No camp experience is complete until kids are bused in from another nearby camp. Even though it may seem to the savvy viewer that the summer has still, pretty much, just begun, there's been plenty of time to put together enough acts for an inter-camp talent show extravaganza, replete with professionally recorded midi-backing tracks with vocal accompaniment. I'm actually amazed at how these kids pulled off such a technological feat out in the middle of nowhere, considering that, at the time, the most portable recording console available was approximately the size of the International Space Station.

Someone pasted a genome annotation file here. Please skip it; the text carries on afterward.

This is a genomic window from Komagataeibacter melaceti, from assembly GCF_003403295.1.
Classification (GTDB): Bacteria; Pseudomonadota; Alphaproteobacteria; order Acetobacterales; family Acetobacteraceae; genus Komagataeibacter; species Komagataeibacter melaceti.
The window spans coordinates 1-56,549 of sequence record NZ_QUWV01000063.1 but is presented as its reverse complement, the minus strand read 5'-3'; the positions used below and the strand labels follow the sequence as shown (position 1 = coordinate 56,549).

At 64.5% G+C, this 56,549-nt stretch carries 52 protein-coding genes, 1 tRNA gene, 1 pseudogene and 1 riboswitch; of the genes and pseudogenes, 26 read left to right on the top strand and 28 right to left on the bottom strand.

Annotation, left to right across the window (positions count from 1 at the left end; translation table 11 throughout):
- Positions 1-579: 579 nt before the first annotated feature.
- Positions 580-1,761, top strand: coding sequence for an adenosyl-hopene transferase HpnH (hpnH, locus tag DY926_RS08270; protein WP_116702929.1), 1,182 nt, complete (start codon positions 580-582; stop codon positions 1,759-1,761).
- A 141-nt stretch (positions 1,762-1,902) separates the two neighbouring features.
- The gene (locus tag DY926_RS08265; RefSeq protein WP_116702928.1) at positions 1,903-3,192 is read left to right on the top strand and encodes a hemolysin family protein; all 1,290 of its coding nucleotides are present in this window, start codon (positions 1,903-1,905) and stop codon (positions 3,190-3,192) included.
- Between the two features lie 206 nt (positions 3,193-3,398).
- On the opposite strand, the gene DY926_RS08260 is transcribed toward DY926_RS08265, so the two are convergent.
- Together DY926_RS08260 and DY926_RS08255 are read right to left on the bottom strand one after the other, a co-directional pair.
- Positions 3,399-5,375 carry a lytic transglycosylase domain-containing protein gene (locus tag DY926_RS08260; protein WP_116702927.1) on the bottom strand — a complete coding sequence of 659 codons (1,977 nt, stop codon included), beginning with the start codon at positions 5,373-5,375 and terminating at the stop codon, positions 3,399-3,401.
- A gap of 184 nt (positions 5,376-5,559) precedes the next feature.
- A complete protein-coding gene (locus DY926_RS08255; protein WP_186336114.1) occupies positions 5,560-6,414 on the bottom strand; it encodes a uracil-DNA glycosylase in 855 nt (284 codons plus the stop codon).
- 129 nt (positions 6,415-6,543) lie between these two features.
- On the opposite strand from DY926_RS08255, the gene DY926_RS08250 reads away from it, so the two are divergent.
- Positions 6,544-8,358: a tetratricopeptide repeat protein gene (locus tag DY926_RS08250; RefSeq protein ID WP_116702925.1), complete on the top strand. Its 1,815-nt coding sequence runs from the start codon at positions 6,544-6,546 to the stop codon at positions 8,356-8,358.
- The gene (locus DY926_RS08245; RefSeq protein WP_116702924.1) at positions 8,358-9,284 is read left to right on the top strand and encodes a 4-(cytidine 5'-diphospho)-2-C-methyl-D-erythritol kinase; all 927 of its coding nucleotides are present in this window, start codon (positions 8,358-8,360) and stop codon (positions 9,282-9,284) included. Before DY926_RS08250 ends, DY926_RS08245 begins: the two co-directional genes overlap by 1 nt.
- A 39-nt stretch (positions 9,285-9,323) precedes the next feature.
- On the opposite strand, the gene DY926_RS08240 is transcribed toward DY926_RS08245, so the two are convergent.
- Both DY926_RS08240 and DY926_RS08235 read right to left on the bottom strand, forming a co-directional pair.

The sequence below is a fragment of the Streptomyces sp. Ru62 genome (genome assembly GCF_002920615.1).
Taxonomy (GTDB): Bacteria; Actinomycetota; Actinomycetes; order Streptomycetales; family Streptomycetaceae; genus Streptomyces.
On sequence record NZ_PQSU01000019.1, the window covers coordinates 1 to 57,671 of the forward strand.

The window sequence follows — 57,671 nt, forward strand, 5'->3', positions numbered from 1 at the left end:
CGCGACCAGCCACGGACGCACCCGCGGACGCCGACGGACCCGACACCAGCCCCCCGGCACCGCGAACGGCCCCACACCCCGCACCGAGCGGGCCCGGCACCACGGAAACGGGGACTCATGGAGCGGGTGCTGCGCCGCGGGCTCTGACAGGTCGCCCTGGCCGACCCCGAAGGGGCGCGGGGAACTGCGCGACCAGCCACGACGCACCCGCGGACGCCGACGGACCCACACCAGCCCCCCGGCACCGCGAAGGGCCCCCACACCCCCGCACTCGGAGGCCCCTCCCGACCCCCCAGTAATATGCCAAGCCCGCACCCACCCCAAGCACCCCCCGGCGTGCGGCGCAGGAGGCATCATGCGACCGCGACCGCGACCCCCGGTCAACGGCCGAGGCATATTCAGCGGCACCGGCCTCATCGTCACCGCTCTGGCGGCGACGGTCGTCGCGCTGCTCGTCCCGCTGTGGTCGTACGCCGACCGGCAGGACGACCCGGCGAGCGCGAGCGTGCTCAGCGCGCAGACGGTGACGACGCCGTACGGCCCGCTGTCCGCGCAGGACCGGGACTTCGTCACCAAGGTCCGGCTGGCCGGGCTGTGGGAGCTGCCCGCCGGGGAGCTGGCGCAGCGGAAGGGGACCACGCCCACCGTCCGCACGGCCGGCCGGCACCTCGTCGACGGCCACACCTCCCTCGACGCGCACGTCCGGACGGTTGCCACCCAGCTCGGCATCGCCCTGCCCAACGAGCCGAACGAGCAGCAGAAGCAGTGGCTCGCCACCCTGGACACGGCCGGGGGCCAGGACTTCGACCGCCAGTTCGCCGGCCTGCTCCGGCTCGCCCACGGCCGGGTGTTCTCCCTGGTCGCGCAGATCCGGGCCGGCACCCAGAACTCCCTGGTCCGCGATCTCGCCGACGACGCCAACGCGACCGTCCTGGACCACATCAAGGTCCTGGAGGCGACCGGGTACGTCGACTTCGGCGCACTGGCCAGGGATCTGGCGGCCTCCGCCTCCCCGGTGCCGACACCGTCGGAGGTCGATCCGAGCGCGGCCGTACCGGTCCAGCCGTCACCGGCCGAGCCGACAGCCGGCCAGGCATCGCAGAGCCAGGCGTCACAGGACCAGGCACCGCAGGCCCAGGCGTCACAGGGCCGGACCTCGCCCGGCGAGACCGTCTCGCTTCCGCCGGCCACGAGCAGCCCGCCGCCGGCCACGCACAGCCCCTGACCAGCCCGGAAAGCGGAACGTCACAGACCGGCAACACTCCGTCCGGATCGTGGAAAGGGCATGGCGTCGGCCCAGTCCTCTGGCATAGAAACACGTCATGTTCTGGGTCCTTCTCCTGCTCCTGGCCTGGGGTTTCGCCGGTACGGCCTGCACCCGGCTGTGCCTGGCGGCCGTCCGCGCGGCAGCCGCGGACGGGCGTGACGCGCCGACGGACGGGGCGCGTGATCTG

Now, racism was very much alive in Hollywood, in 1987. Shawn McLemore, as Hammond, seems to be in over his head as the sole black kid at camp. While everyone else just gets to be a child, McLemore must have been given the task of representing ALL black American youths. According to 80's films, all black people were entertainers back then, and McLemore fit the bill. Hammond even gets to MC the talent show, and school all the campers in old-timey, beat-box hippity hop. Either Hammond, or Shawn, must have been late of a Connecticut boarding school, because his raps are slightly peppered with hints of a classical education. This is evidenced by rhymes such as... "Friends, Romans, and countrymen too, there's a little something I've got for you." and "This group of guys have been working for a long time, I think you're gonna find them, fine as wine."